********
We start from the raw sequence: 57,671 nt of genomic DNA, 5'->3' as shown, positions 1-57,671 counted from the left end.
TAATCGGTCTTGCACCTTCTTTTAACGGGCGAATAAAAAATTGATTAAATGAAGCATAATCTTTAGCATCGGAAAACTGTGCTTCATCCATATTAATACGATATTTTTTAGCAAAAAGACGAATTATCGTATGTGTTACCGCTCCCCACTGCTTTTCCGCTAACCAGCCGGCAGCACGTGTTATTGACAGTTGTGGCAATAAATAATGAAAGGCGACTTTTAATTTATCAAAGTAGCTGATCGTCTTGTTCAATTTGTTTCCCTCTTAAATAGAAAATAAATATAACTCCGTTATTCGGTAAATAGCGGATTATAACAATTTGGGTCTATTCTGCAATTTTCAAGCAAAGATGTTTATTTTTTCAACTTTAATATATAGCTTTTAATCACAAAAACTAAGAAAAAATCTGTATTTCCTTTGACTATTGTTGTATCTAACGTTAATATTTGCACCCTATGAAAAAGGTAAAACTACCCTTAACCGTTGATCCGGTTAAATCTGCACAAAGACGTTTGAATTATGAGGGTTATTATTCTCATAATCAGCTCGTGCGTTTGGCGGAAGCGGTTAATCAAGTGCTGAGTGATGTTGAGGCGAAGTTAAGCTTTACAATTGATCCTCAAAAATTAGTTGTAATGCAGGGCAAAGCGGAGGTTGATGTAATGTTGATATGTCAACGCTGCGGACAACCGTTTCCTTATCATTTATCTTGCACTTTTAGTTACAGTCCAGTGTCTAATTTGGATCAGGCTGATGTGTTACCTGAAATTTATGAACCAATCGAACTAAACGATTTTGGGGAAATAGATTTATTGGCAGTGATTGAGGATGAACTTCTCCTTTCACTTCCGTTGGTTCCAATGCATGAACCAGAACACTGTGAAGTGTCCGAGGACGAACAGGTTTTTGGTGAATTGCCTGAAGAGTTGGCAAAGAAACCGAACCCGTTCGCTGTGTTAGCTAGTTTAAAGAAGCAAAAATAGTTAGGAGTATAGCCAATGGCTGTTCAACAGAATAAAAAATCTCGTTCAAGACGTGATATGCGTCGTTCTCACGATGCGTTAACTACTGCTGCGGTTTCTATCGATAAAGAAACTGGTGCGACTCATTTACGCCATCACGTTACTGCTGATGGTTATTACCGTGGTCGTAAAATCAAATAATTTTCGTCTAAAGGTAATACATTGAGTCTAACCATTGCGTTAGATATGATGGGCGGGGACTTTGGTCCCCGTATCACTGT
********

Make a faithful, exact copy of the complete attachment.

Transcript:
We start from the raw sequence: 57,671 nt of genomic DNA, 5'->3' as shown, positions 1-57,671 counted from the left end.
TAATCGGTCTTGCACCTTCTTTTAACGGGCGAATAAAAAATTGATTAAATGAAGCATAATCTTTAGCATCGGAAAACTGTGCTTCATCCATATTAATACGATATTTTTTAGCAAAAAGACGAATTATCGTATGTGTTACCGCTCCCCACTGCTTTTCCGCTAACCAGCCGGCAGCACGTGTTATTGACAGTTGTGGCAATAAATAATGAAAGGCGACTTTTAATTTATCAAAGTAGCTGATCGTCTTGTTCAATTTGTTTCCCTCTTAAATAGAAAATAAATATAACTCCGTTATTCGGTAAATAGCGGATTATAACAATTTGGGTCTATTCTGCAATTTTCAAGCAAAGATGTTTATTTTTTCAACTTTAATATATAGCTTTTAATCACAAAAACTAAGAAAAAATCTGTATTTCCTTTGACTATTGTTGTATCTAACGTTAATATTTGCACCCTATGAAAAAGGTAAAACTACCCTTAACCGTTGATCCGGTTAAATCTGCACAAAGACGTTTGAATTATGAGGGTTATTATTCTCATAATCAGCTCGTGCGTTTGGCGGAAGCGGTTAATCAAGTGCTGAGTGATGTTGAGGCGAAGTTAAGCTTTACAATTGATCCTCAAAAATTAGTTGTAATGCAGGGCAAAGCGGAGGTTGATGTAATGTTGATATGTCAACGCTGCGGACAACCGTTTCCTTATCATTTATCTTGCACTTTTAGTTACAGTCCAGTGTCTAATTTGGATCAGGCTGATGTGTTACCTGAAATTTATGAACCAATCGAACTAAACGATTTTGGGGAAATAGATTTATTGGCAGTGATTGAGGATGAACTTCTCCTTTCACTTCCGTTGGTTCCAATGCATGAACCAGAACACTGTGAAGTGTCCGAGGACGAACAGGTTTTTGGTGAATTGCCTGAAGAGTTGGCAAAGAAACCGAACCCGTTCGCTGTGTTAGCTAGTTTAAAGAAGCAAAAATAGTTAGGAGTATAGCCAATGGCTGTTCAACAGAATAAAAAATCTCGTTCAAGACGTGATATGCGTCGTTCTCACGATGCGTTAACTACTGCTGCGGTTTCTATCGATAAAGAAACTGGTGCGACTCATTTACGCCATCACGTTACTGCTGATGGTTATTACCGTGGTCGTAAAATCAAATAATTTTCGTCTAAAGGTAATACATTGAGTCTAACCATTGCGTTAGATATGATGGGCGGGGACTTTGGTCCCCGTATCACTGT